Legion Chapter 17 Review

I’m starting to feel like the characters from Monty Python and the Holy Grail during the Castle Anthrax scene: get on with it! The last 5 weeks I’ve thought, “This is going to be the penultimate episode where everything starts to go haywire!”, but I, like an idiot, never check under my feet to see how many rugs that can be pulled out from under me. Considering how complex I understand the show to be, it is surprisingly complex, if that doesn’t seem redundant. Although the lengthy build up is slightly annoying, it is also very exciting, and bold, seeing how the slow burn is often neglected these days. With how slow this burn is, I think we are headed towards an Empire Strikes Back level of ending.

This season started more or less conventional, as far as silly dramas about mutants with psychic powers go, but as it went on, the episodes grew more haunting and felt like the beginning of something big. The first half of this season was set up, and the second half has deviated from the overall story in order to build up the side characters a little more, and it does so by having the main plot allocated to the background. It’s a very clever way of telling 2 stories: the main plot and the story of the character who is the current focal point. David, again, takes a backseat, and Cary and Lenny get the spotlight. Lenny is still awesome, and Cary still sucks.

Legion is like an anthill: the deeper you go, the more tunnels you find. This episode is the Requiem For a Dream of Legion. From drug induced parties, to the burned out old Dr. Byrd, it’s a darker chapter for the series. While I am waiting for the exciting pre-climax, the show sucker punches me with revelations with Lenny and David’s sister. So Lenny has been primarily interested in women throughout the series, but her relationship with David makes more sense when it comes out (spoiler) that she is in love with David. I will never look at Lenny the same way again, and it makes me want to rewatch the series to see if any clues were dropped. When David’s sister died, I really didn’t care, but Lenny taking her place is a fun dynamic. Lenny is a train wreck, and the idea of April Ludgate being haunted is hilarious.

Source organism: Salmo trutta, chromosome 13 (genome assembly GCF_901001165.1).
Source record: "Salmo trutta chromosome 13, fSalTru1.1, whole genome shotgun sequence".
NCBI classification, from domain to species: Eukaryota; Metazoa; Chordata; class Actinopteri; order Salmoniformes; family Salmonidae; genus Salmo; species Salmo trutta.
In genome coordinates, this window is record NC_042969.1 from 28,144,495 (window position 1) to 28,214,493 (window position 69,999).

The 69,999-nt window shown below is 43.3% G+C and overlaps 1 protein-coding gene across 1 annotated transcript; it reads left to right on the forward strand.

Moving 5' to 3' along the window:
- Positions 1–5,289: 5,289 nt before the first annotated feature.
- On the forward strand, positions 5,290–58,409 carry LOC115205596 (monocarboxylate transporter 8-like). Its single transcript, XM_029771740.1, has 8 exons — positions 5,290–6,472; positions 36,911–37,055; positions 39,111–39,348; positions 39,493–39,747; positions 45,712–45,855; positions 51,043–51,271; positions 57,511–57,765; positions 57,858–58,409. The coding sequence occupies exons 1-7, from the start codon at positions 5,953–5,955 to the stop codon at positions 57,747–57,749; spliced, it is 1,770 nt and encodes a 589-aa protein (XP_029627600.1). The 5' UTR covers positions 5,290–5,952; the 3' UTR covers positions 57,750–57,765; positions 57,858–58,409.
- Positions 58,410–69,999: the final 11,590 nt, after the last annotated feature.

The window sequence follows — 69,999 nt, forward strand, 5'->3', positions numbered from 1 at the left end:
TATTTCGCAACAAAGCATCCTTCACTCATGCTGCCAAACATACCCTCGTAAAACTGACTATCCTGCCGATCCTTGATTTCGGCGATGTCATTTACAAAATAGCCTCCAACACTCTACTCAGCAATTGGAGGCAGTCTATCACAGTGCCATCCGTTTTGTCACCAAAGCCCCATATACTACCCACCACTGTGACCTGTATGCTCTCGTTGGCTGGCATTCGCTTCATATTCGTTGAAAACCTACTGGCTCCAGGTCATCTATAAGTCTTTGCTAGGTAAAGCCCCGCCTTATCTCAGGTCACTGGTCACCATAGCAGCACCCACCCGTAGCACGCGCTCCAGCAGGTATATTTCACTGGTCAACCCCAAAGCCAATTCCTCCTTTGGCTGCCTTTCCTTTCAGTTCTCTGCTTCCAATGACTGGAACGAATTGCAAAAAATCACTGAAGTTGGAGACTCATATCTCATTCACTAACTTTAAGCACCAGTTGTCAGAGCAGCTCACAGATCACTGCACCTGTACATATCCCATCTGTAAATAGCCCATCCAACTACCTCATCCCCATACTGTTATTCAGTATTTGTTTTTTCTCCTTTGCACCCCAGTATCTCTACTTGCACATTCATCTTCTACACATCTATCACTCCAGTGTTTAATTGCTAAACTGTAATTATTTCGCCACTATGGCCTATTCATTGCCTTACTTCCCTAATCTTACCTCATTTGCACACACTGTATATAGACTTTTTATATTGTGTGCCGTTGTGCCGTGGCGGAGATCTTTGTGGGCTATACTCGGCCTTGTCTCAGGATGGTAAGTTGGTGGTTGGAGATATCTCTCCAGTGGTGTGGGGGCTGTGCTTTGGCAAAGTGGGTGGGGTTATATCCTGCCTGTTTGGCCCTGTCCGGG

This show has gone back and forth between traditional narrative and experimental storytelling. I now actually appreciate that the show hasn’t rushed towards the finish line, and it has been a subtle journey. It is filling the void in my heart that was left by Twin Peaks: The Return. David is the focal point, but having a show that shifts its tone to accommodate its other characters is very David Lynchian. I had previously compared the tone of this show to David Lynch, but in a horror fashion, not a psychedelic/surreal fashion. It’s very bold; it’s like an HBO show. I constantly tell myself, “it’s not TV, but it’s not HBO!”

So, I initially read that this season was 10 episodes, but I feel like we are going to have another 108, this season; the ol’ Dragon Ball maneuver. The set ups and overall lack of David make this episode feel, plot-wise, like it belongs in the middle. It brings up a side of Lenny that was largely ignored this season, and touches on themes not seen for 12, or so, episodes. One of the most memorable moments from Twin Peaks: The Return, not in a good way, was 10 minutes of a guy sweeping at a bar, and I wouldn’t be surprised if the next episode of Legion did the same thing. As annoying as that would be, I can’t help but applaud the boldness of the show to tell an unconventional story about a psychic who struggles with the idea of reality.

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